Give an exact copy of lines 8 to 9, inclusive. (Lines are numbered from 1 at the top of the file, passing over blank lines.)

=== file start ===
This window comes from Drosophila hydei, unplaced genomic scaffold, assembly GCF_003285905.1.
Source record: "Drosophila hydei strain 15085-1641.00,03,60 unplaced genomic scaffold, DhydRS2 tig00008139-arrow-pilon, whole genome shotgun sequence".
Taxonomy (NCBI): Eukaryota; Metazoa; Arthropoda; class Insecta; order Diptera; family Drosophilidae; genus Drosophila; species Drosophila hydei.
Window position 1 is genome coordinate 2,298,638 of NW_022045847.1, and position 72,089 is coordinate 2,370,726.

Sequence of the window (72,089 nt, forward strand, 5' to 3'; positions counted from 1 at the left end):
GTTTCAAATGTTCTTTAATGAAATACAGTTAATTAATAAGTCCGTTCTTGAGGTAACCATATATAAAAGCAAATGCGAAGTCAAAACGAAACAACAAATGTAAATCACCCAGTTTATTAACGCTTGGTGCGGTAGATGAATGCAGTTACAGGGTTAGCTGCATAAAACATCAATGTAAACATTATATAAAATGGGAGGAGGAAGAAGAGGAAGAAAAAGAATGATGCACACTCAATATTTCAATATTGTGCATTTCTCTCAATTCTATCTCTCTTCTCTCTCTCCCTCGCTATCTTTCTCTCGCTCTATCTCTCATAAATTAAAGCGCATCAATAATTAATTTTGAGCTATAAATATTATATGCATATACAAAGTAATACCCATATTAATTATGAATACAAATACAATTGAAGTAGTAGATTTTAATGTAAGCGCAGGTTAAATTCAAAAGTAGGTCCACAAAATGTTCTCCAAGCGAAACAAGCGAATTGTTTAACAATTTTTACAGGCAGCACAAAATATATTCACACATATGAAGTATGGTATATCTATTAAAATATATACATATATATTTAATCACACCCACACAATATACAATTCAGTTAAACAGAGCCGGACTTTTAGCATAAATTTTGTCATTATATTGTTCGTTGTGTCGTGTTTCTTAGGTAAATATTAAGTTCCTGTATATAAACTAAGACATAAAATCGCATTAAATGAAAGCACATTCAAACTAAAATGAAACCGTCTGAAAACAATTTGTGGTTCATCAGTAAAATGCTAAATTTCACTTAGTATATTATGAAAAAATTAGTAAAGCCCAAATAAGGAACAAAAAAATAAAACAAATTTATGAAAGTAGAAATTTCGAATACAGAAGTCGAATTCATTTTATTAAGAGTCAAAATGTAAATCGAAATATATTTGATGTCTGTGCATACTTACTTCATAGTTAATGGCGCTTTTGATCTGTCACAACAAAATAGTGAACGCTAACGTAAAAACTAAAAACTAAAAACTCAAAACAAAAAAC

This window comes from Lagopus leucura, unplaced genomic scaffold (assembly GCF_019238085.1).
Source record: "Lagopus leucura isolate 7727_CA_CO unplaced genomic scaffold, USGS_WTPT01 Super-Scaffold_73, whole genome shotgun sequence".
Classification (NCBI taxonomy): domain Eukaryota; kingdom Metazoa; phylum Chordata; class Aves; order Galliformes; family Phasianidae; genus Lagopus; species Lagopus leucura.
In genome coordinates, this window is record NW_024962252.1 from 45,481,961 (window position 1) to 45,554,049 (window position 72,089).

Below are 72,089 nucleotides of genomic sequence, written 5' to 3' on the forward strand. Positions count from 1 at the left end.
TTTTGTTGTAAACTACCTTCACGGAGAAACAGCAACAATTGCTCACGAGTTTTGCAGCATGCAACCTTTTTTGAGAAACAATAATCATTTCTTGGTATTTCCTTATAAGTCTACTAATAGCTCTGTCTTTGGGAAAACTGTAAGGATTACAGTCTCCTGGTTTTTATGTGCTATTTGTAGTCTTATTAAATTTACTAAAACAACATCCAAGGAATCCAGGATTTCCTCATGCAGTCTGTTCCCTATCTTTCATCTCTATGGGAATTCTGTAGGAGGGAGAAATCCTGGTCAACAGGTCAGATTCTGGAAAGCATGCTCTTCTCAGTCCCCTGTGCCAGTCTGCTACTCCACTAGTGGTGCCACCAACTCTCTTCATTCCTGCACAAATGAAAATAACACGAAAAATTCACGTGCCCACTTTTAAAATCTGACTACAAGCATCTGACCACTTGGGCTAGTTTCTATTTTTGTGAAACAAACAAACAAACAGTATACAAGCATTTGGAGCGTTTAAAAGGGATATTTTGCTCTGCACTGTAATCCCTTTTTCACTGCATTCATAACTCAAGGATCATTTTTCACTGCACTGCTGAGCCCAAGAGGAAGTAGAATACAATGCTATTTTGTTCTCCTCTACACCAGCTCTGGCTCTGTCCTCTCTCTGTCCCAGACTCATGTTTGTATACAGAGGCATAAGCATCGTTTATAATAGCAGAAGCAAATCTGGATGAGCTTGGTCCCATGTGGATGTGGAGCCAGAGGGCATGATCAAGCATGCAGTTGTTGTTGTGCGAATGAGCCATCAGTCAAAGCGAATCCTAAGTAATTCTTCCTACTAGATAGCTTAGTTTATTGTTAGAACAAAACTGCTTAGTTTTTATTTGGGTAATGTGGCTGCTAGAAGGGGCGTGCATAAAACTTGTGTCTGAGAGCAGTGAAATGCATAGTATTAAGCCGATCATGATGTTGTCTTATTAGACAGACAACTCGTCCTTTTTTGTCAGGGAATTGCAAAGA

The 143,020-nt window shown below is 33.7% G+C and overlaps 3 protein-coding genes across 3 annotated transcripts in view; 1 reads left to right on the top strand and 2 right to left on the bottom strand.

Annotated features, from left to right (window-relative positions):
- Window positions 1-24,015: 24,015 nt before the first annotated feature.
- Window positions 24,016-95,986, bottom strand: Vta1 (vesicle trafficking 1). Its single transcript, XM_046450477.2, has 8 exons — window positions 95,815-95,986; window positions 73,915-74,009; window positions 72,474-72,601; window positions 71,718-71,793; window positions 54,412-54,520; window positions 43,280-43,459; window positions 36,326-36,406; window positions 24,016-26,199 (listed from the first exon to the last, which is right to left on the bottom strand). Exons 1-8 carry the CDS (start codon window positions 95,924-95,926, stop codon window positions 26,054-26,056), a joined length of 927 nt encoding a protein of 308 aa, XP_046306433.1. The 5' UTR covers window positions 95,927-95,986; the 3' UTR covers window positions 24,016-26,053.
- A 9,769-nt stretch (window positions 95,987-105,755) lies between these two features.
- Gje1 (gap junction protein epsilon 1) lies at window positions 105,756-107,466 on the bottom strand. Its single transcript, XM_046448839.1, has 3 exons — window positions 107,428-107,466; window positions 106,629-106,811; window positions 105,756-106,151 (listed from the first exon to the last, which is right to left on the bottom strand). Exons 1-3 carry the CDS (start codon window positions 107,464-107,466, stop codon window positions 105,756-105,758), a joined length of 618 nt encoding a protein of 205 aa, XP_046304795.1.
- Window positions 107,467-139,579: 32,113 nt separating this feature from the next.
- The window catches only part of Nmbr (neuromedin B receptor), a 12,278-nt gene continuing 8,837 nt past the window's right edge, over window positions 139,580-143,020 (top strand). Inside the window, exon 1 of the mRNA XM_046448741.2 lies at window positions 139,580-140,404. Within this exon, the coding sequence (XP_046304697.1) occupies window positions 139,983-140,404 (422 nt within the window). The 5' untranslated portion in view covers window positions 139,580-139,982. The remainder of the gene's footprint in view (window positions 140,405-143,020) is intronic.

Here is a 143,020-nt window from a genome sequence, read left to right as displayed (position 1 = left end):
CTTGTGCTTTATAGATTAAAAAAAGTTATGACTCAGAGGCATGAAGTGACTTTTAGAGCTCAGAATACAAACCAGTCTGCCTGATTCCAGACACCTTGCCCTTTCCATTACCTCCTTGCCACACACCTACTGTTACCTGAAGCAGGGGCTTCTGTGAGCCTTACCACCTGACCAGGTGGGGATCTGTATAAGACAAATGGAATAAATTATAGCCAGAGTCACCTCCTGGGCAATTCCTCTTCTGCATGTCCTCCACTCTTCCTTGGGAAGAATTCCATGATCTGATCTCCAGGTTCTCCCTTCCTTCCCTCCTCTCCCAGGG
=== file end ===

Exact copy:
Source record: "Lagopus leucura isolate 7727_CA_CO unplaced genomic scaffold, USGS_WTPT01 Super-Scaffold_73, whole genome shotgun sequence".
Classification (NCBI taxonomy): domain Eukaryota; kingdom Metazoa; phylum Chordata; class Aves; order Galliformes; family Phasianidae; genus Lagopus; species Lagopus leucura.